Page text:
Bracing words, but words we cannot fail to heed.Americans will be shocked to learn that should a madman in Russia, China, Iran or elsewhere seek the nuclear destruction of the United States there is little an American president can do today except launch a retaliatory nuclear strike guaranteeing the Cold War policy of mutually assured destruction. There can be little satisfaction, however, in the mass slaughter of Russian, Chinese or Iranian subjects while American citizens would have suffered their own nuclear attack. The morality of MAD was always questionable. In a world where Iranian mullahs preach hatred of the United States and Israel while they continue their nuclear ambitions, it is absurd.President Trump has pledged to build a national missile defense. Its strategic necessity is greater, if less well-understood, than the wall he will be building on our southern border. When completed, Trump will have done what no president, including Ronald Reagan, has done: ensure that the American people are not vulnerable to the strategic designs of a foreign power. Our freedom and our constitutional order cannot be guaranteed so long as a single command by a Russian or Chinese president or an Iranian mullah could mean the end of American civilization. It would be fair for President Trump to ask his generals how we have arrived in this position.We know that the end of the Cold War brought a regrettable lack of seriousness to our strategic thinking. Although advanced forms of missile defense were within our technological ability, the reorganization of the Soviet Union removed all urgency. Successive U.S. administrations starting with George H.W. Bush treated missile defense as desirable but not a priority. After an explicit nuclear threat by the PRC in 1995, billions were spent on a limited, land-based system in Alaska that can stop a handful of North Korean missiles. Its main purpose, it would appear, was to give the illusion that we were defended.Equally vexing, our paralysis continued despite the fact that U.S. intelligence knew the Russians had developed a primitive but effective missile defense of their own during the Cold War and that the Chinese were developing their own missile defenses to complement their growing nuclear arsenal.Although one could register this failure to build missile defenses as mere incompetence, September 11 should have sharpened our strategic outlook. The world of Islamic terrorism had put the United States in its cross hairs. The 9/11 hijackers had been aided and abetted by Iranian intelligence, itself an act of war. With certainty, we knew that Iran was also building a nuclear capacity to match their advanced ballistic missiles. In this enterprise, the Iranians had the assistance of Russia, North Korea, and, by extension, Communist China. As we were constructing a homeland security super state, it would not have been crazy to include the building of a national missile defense using land, sea and space-based interceptors on the off chance that a future attack on America would be with nuclear missiles.Underscoring this is the fact that the Iranians have practiced the launching of ballistic missiles from ships in the Caspian Sea. In such testing the Iranians simulated an Electro Magnetic Pulse attack that could, with the right nuclear warhead, destroy the electric infrastructure of the U.S. and, at its most severe, cause the deaths of hundreds of millions of Americans. The Iranian test on January 29th was of the same kind. The use of an EMP weapon is at the heart of Iranian strategic nuclear doctrine. It does not require thousands of nuclear warheads and missiles. It requires one highly advanced or several less advanced missiles. This latest test was, moreover, a message to President Trump that the Iranians are perfecting the means, and being aided by the world’s superpowers, to kill every last American man, woman and child. Subtle they are not.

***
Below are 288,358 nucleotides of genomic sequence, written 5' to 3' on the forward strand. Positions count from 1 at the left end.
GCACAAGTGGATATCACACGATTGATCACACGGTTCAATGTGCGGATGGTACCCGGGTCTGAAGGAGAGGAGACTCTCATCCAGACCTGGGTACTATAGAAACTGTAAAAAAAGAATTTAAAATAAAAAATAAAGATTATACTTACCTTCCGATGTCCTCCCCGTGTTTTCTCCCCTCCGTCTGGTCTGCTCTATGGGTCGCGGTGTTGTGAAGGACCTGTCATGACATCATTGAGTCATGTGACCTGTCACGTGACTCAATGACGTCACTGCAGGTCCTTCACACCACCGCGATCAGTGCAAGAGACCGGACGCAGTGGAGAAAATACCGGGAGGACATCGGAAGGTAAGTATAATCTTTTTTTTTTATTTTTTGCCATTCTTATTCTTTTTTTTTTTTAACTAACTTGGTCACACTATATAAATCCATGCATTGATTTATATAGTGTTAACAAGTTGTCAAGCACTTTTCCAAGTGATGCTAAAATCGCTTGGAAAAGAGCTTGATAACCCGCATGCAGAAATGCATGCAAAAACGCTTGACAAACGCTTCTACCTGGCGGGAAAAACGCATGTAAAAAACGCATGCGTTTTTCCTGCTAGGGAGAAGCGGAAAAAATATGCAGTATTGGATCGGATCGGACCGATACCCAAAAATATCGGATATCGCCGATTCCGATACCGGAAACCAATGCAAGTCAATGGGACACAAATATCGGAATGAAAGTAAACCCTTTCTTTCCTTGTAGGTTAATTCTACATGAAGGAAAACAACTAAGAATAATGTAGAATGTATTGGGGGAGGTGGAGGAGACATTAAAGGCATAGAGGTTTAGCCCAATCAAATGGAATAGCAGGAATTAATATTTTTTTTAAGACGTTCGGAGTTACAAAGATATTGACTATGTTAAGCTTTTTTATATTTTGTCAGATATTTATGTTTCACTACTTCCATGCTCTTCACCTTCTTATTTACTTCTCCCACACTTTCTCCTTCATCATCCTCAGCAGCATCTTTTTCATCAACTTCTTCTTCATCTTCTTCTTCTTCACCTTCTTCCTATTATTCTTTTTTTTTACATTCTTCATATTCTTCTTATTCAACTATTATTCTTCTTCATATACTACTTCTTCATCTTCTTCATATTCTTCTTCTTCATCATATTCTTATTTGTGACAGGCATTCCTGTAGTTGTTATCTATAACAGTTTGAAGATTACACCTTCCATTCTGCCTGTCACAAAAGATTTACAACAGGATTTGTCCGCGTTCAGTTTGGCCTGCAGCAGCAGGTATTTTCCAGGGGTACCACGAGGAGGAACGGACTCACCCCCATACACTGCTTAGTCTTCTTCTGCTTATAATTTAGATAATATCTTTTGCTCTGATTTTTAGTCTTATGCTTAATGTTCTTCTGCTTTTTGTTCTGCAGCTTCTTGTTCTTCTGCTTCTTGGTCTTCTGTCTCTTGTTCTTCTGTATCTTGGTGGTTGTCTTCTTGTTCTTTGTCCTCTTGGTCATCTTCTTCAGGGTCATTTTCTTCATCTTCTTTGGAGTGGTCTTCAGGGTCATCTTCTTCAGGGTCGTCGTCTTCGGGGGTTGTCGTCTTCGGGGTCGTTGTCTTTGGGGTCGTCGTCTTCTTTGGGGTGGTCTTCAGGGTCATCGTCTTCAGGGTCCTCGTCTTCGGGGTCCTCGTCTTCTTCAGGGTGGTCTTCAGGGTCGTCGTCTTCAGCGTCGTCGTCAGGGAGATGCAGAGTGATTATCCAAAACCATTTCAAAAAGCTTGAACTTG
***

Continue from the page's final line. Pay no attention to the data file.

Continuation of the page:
Wednesday, March 1, 2017
Strategic defense is going to have to, once and for all, become a top national priority
Brian Kennedy, president of the American Strategy Group, says that while it has been entirely appropriate for the US to focus on asymmetrical threats and poisonous jihadist ideology, the country remains a sitting duck with regard to a nuclear danger from nation-state rivals and enemies: